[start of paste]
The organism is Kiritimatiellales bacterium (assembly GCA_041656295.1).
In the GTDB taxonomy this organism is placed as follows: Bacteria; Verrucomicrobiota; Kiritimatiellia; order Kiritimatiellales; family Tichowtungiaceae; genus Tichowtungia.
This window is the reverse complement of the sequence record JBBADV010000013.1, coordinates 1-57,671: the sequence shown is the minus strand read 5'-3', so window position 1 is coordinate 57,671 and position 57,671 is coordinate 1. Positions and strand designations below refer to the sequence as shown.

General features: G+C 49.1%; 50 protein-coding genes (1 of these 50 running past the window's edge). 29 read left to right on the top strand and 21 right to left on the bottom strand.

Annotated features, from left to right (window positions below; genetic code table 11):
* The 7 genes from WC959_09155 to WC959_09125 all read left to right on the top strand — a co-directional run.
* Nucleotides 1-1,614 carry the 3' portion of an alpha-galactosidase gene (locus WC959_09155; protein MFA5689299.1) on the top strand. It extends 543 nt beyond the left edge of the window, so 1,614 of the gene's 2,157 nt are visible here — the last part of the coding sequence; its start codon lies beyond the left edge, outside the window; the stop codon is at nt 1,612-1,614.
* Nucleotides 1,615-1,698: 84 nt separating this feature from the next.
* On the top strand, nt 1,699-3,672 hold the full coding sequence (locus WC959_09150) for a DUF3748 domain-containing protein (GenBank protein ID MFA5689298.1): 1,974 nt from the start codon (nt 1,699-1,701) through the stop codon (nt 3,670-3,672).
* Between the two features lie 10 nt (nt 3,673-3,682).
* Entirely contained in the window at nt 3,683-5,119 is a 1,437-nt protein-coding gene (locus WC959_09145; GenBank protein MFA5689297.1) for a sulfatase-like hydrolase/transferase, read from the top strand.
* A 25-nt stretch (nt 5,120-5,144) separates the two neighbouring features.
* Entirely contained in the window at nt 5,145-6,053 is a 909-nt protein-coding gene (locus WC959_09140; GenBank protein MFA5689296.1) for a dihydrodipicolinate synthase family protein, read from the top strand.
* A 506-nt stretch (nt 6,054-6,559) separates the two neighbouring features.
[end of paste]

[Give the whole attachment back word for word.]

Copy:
The organism is Kiritimatiellales bacterium (assembly GCA_041656295.1).
In the GTDB taxonomy this organism is placed as follows: Bacteria; Verrucomicrobiota; Kiritimatiellia; order Kiritimatiellales; family Tichowtungiaceae; genus Tichowtungia.
This window is the reverse complement of the sequence record JBBADV010000013.1, coordinates 1-57,671: the sequence shown is the minus strand read 5'-3', so window position 1 is coordinate 57,671 and position 57,671 is coordinate 1. Positions and strand designations below refer to the sequence as shown.

General features: G+C 49.1%; 50 protein-coding genes (1 of these 50 running past the window's edge). 29 read left to right on the top strand and 21 right to left on the bottom strand.

Annotated features, from left to right (window positions below; genetic code table 11):
* The 7 genes from WC959_09155 to WC959_09125 all read left to right on the top strand — a co-directional run.
* Nucleotides 1-1,614 carry the 3' portion of an alpha-galactosidase gene (locus WC959_09155; protein MFA5689299.1) on the top strand. It extends 543 nt beyond the left edge of the window, so 1,614 of the gene's 2,157 nt are visible here — the last part of the coding sequence; its start codon lies beyond the left edge, outside the window; the stop codon is at nt 1,612-1,614.
* Nucleotides 1,615-1,698: 84 nt separating this feature from the next.
* On the top strand, nt 1,699-3,672 hold the full coding sequence (locus WC959_09150) for a DUF3748 domain-containing protein (GenBank protein ID MFA5689298.1): 1,974 nt from the start codon (nt 1,699-1,701) through the stop codon (nt 3,670-3,672).
* Between the two features lie 10 nt (nt 3,673-3,682).
* Entirely contained in the window at nt 3,683-5,119 is a 1,437-nt protein-coding gene (locus WC959_09145; GenBank protein MFA5689297.1) for a sulfatase-like hydrolase/transferase, read from the top strand.
* A 25-nt stretch (nt 5,120-5,144) separates the two neighbouring features.
* Entirely contained in the window at nt 5,145-6,053 is a 909-nt protein-coding gene (locus WC959_09140; GenBank protein MFA5689296.1) for a dihydrodipicolinate synthase family protein, read from the top strand.
* A 506-nt stretch (nt 6,054-6,559) separates the two neighbouring features.